Salmonella enterocolitis is an infection in the lining of the small intestine caused by the bacteria Salmonella.
Causes, incidence, and risk factors
Salmonella enterocolitis can range from mild to severe diarrheal illness. The infection is acquired through ingestion of contaminated food or water. Any food can become contaminated during preparation if conditions and equipment for food preparation are unsanitary.
The incubation period is 8 to 48 hours after exposure, and the acute illness lasts for 1 to 2 weeks. The bacteria is shed in the feces for months in some treated patients. A carrier state exists in some people who shed the bacteria for 1 year or more following the initial infection.
The risk factors include:
- Ingestion of improperly prepared or stored food (especially undercooked turkey or chicken, unrefrigerated turkey dressing, undercooked eggs)
- Family members with recent salmonella infection
- Recent family illness with gastroenteritis
- Recent poultry ingestion
- Owning a pet iguana, turtles, lizards and snakes (reptiles are carriers of salmonella)
- Old or young age
- Patients with impaired immune systems
Approximately 40,000 people develop salmonella infection in the U.S. each year. Two thirds of patients are less than 20 years of age. The highest incidence occurs from July through October.
- Abdominal pain or cramping or tenderness
- Muscle pain
Signs and tests
- Tender abdomen
- Rose spots - tiny pink spots on the skin
- Stool culture for salmonella
- Febrile/cold agglutinins
The objective of treatment is to replace fluids and electrolytes (salt and minerals) lost by diarrhea. (Antidiarrheal medications are generally not given because they may prolong the infectious process.)
Self care measures to avoid dehydration include drinking electrolyte solutions to replace fluids lost by diarrhea - these are available without a prescription. Antibiotic therapy may be indicated for those with severe symptoms.
People with diarrhea who are unable to take oral (by mouth) fluids due to nausea may need medical attention and intravenous fluids, especially small children. Fever and aches can be treated with acetaminophen or ibuprofen.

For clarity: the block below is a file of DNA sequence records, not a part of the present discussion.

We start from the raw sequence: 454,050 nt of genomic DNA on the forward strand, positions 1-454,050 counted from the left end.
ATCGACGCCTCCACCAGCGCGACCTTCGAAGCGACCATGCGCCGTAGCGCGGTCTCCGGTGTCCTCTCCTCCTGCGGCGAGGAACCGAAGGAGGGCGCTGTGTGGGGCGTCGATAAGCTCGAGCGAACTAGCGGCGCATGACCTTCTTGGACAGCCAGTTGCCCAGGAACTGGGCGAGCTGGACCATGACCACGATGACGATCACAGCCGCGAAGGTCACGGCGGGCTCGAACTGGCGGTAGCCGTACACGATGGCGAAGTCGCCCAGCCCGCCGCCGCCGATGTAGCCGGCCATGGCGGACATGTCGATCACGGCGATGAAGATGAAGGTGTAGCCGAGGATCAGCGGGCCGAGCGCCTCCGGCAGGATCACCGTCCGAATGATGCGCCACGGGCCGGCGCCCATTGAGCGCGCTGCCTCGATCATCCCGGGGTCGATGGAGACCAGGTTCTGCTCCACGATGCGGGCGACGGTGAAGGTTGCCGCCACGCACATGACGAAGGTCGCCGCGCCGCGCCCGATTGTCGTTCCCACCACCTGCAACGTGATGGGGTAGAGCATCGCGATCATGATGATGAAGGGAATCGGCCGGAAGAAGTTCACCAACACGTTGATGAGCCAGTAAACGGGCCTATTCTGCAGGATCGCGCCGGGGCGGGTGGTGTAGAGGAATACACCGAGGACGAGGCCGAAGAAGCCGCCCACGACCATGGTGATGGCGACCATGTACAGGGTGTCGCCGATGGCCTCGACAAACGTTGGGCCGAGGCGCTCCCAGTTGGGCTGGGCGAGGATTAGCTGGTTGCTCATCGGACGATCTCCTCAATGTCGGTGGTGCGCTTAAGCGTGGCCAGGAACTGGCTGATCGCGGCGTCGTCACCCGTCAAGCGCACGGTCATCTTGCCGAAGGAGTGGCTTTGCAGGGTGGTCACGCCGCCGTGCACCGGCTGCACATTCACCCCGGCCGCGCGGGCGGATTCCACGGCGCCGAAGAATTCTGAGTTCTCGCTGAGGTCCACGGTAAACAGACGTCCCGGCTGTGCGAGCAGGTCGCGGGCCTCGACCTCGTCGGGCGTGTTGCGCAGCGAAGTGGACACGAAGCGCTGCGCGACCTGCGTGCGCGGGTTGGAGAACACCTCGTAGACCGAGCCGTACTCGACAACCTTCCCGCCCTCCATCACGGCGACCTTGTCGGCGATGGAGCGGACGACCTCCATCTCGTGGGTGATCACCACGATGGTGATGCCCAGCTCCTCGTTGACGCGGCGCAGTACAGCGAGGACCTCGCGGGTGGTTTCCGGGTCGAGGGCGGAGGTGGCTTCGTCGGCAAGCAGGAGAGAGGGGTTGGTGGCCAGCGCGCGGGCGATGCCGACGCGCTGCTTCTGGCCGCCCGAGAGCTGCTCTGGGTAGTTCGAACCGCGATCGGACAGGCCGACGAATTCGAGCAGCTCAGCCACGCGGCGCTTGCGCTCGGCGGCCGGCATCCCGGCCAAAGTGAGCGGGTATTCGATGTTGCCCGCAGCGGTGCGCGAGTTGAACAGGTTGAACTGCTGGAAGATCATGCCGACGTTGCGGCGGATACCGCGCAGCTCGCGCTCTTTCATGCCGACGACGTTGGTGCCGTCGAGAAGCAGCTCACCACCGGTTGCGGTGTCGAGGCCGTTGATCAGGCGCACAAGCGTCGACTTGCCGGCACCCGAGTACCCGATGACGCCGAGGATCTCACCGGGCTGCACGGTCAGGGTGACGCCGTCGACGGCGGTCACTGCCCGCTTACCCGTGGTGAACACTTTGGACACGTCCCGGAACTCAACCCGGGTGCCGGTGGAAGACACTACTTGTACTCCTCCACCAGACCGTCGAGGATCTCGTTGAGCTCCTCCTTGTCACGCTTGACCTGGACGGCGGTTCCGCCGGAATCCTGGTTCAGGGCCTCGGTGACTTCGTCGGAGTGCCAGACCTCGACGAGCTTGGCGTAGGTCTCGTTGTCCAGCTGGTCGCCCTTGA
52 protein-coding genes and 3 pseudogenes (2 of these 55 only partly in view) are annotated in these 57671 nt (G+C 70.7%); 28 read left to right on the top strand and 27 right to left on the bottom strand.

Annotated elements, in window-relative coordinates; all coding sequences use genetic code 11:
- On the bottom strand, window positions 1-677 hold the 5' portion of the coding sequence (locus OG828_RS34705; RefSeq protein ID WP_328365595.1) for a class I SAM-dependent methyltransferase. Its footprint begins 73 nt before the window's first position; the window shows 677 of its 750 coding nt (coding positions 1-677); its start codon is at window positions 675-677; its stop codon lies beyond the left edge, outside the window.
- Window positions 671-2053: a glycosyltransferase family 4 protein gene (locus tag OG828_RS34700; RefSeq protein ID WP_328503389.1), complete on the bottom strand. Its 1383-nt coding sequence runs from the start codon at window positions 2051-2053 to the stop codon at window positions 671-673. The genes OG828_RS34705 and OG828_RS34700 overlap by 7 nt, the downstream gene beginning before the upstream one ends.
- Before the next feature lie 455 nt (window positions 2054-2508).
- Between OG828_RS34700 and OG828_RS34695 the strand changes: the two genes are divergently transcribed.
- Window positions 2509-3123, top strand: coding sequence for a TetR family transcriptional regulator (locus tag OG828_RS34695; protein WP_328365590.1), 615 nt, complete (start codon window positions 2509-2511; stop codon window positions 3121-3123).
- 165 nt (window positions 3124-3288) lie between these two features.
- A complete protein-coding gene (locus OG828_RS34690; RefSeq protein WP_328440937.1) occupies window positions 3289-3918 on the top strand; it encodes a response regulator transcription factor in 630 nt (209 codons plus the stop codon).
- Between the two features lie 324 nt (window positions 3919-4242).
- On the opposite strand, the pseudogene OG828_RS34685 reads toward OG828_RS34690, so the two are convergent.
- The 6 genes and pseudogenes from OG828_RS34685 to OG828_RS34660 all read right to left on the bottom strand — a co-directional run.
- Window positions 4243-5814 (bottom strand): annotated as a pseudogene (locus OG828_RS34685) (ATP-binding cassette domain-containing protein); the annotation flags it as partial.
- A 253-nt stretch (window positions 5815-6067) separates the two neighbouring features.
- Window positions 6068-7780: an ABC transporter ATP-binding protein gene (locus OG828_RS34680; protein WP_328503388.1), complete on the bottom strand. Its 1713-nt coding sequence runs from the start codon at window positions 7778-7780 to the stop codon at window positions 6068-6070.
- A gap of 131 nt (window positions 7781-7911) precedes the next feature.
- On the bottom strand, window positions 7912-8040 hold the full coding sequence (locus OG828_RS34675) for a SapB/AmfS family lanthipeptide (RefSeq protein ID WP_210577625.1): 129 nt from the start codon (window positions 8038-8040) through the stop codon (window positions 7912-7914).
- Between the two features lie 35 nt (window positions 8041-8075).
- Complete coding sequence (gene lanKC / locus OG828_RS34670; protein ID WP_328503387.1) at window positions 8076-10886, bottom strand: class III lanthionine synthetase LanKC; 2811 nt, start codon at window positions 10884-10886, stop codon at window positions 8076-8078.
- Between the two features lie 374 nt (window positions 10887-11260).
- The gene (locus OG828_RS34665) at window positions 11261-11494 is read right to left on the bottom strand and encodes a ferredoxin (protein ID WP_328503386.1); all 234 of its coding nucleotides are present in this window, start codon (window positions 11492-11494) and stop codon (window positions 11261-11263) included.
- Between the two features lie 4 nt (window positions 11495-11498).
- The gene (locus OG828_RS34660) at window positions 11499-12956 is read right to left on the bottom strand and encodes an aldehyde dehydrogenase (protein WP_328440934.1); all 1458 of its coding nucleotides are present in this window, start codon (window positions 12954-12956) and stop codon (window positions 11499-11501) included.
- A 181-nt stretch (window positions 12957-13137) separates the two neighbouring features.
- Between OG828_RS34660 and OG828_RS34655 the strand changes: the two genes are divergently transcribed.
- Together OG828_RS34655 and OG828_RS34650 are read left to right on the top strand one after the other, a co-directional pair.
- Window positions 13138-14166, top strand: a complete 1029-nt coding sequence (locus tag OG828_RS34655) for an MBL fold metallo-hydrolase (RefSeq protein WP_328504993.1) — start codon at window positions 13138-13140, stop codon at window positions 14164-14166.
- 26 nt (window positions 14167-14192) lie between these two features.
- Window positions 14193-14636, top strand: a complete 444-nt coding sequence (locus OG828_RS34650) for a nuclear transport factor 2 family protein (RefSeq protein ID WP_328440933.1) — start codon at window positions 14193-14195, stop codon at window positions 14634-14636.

People taking diuretics need to be cautious with diarrhea, and may need to stop taking the diuretic during the acute episode as directed by the health care provider.
Dietary modifications during diarrhea may be helpful: restrict milk products; and give bananas, rice, apples, and toast (BRAT diet). Infants should continue to breastfeed and receive electrolyte replacement solutions as directed by your health care provider.
The probable outcome is usually good. Symptoms subside in normal individuals in 2-5 days.
A complication is dehydration from diarrhea especially in young children and infants. Life-threatening Meningitis and septicemia may also result. Food handlers who develop the carrier state can pass the infection along to the people who eat their food.
Calling your health care provider
Call your health care provider if blood is noted in the stools, or if your child shows no improvement after 2-3 days. Also if any of the following occurs:
- Vomiting or Abdominal pain is severe
- Signs of dehydration are present: decreased urine output, sunken eyes, sticky or dry mouth, absent tears when crying
Proper food handling and storage are preventive measures. Good hand washing is important especially when handling eggs and poultry.
If you own a reptile, wear gloves when handling the animal or its feces because Salmonella is easily passed from the animal.
by Janet G. Derge, M.D.
All ArmMed Media material is provided for information only and is neither advice nor a substitute for proper medical care. Consult a qualified healthcare professional who understands your particular history for individual concerns.